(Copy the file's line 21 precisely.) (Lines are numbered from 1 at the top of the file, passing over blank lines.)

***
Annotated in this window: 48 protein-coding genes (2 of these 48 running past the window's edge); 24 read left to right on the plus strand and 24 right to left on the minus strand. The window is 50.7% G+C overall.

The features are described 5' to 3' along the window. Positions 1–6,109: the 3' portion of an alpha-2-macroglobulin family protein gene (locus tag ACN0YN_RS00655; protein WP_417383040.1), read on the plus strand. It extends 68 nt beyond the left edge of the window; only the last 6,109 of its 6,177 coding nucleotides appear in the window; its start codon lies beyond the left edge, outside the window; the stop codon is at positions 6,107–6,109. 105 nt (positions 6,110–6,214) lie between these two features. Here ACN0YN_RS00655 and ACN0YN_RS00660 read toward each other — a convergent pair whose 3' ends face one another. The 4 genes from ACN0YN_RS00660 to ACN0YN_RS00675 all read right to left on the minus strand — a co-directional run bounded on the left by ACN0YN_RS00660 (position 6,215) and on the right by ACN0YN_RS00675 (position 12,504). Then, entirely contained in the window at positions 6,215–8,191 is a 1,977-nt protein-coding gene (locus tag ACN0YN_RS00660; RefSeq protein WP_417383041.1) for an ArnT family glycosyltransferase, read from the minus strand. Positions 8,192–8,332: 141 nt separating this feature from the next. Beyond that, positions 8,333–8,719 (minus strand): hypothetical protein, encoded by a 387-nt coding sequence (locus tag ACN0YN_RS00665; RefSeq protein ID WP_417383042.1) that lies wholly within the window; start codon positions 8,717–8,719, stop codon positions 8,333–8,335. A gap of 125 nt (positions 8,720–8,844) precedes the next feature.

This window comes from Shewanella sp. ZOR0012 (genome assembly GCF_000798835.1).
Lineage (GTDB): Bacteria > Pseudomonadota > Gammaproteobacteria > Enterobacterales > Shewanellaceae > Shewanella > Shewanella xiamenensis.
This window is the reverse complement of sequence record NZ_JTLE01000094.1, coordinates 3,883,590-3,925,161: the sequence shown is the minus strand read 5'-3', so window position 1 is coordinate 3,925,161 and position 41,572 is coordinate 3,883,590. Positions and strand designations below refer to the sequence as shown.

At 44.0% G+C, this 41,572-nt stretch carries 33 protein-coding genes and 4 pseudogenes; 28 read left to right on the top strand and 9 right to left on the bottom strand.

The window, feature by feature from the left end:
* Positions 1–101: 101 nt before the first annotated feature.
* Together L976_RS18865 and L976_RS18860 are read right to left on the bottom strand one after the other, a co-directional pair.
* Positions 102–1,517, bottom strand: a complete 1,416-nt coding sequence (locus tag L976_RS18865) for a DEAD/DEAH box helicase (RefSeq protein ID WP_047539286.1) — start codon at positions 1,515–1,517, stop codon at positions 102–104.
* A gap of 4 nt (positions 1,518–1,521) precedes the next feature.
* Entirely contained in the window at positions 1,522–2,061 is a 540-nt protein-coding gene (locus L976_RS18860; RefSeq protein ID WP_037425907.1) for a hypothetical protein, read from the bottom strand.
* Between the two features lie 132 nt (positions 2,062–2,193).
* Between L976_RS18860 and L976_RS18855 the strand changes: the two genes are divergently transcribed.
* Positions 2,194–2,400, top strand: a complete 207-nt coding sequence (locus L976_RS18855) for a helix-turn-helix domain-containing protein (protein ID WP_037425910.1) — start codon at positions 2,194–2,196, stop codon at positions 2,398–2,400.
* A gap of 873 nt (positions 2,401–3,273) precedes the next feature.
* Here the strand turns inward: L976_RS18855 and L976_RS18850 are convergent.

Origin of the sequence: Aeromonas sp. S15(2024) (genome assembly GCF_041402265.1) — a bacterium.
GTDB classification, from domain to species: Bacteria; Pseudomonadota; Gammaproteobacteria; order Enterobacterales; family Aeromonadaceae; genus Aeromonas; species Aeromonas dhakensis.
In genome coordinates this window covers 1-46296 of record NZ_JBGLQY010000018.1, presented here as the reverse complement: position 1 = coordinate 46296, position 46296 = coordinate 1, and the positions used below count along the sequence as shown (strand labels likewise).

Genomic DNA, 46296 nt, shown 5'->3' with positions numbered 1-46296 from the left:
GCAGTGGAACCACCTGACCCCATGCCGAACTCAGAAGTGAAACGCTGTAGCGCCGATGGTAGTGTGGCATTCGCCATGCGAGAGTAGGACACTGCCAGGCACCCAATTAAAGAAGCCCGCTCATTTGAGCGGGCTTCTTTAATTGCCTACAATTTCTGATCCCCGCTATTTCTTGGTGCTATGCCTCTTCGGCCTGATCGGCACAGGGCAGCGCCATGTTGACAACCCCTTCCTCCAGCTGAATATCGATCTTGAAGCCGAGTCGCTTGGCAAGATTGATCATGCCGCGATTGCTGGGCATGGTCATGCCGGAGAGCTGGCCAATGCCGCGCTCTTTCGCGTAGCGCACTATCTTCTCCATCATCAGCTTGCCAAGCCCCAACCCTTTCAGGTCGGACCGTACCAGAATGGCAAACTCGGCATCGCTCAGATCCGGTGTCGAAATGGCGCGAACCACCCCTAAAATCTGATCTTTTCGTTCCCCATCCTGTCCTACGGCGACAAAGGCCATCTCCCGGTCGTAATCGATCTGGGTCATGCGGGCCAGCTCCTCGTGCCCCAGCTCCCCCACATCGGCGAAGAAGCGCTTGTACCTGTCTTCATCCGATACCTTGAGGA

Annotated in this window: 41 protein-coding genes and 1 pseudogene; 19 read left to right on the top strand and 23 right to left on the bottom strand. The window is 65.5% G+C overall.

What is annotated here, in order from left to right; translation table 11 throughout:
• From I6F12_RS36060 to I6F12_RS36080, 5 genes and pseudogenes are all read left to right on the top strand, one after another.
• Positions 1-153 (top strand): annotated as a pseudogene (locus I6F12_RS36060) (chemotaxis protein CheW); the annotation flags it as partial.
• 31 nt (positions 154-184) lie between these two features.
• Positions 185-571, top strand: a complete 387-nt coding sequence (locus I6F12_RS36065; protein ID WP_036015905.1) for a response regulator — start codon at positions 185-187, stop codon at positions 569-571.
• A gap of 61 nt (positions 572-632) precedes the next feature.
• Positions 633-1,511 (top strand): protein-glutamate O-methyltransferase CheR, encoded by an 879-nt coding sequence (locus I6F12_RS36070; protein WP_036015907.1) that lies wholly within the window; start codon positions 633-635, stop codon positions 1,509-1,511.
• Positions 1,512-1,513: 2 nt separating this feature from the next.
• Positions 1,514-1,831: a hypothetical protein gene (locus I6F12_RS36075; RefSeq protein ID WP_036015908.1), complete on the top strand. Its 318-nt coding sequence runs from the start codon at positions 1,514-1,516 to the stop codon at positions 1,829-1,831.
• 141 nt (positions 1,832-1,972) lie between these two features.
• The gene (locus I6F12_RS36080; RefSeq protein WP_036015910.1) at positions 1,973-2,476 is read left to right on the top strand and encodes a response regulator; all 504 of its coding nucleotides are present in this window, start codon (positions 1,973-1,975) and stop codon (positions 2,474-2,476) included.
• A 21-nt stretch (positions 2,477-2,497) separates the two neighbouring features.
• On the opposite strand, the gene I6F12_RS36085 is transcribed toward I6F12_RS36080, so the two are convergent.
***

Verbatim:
Genomic DNA, 46296 nt, shown 5'->3' with positions numbered 1-46296 from the left: